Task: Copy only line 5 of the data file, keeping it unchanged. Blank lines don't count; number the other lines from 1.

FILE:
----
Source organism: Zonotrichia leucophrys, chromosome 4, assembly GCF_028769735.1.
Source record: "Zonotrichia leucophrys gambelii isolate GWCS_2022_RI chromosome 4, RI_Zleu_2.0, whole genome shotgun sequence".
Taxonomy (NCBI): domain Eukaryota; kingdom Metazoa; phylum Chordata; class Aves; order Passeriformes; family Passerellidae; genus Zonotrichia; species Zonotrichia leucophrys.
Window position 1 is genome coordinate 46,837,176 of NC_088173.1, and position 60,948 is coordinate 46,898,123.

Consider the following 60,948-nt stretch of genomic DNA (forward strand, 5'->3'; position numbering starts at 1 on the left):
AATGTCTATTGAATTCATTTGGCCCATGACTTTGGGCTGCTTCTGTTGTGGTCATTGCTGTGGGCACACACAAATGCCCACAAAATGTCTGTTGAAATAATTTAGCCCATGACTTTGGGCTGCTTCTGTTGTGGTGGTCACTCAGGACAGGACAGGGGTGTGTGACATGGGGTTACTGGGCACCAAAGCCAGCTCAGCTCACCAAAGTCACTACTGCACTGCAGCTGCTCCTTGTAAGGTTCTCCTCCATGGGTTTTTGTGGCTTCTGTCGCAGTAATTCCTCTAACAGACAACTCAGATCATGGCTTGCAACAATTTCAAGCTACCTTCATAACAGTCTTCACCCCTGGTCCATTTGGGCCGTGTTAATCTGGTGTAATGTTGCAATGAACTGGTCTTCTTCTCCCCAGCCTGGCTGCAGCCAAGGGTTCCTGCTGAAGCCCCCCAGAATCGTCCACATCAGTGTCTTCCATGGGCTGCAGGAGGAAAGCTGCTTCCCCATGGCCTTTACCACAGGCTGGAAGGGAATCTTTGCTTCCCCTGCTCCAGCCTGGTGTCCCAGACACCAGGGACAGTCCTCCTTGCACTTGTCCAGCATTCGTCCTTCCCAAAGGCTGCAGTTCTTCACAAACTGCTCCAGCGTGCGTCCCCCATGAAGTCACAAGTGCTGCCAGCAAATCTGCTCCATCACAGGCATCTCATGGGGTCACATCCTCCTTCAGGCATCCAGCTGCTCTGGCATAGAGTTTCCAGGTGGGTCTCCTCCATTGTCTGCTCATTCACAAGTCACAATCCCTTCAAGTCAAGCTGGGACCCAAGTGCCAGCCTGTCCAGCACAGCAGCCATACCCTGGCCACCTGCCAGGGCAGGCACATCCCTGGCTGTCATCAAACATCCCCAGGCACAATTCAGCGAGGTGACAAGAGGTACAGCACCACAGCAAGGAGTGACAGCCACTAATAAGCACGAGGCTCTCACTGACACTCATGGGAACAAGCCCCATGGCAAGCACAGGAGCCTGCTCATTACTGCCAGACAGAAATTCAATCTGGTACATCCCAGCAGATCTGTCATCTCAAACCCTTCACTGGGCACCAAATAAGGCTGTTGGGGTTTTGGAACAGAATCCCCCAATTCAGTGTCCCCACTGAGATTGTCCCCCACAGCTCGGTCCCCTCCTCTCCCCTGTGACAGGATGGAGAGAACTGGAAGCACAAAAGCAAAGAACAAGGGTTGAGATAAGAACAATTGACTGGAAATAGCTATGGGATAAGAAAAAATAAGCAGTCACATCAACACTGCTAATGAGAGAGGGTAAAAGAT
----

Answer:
Consider the following 60,948-nt stretch of genomic DNA (forward strand, 5'->3'; position numbering starts at 1 on the left):